“It’s not just one species, it seems there’s basically a kind of wholesale collapse of wild insects,” says Dave Goulson, a co-author of a new study published in the online journal PLoS ONE on Wednesday.
Whether it's a scientific study in an online database or a simple cellphone photo of a species posted on Facebook, the surge of online data on rare animals and plants is inadvertently fueling a vast illegal trade.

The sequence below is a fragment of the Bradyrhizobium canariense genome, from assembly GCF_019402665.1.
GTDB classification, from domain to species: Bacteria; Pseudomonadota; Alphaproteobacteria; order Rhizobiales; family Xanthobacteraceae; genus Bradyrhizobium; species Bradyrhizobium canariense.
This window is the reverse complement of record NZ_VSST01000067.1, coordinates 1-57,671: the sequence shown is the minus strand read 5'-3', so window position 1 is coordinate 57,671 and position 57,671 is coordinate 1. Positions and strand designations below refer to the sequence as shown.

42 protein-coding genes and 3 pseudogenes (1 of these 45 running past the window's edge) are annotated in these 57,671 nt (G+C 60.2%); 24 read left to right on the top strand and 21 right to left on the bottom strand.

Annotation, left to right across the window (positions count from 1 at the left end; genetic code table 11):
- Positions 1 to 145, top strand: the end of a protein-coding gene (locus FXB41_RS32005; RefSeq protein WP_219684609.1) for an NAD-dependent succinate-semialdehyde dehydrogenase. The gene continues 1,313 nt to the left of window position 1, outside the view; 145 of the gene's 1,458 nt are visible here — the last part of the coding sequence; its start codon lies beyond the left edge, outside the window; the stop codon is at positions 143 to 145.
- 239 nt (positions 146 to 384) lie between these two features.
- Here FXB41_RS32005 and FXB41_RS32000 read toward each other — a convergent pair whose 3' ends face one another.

This is the second time Rohingya refugees from Myanmar have been attacked by wild elephants in the area. Earlier two Rohingya — an elderly person and a child — were killed by elephants as they were sleeping in a makeshift shelter.
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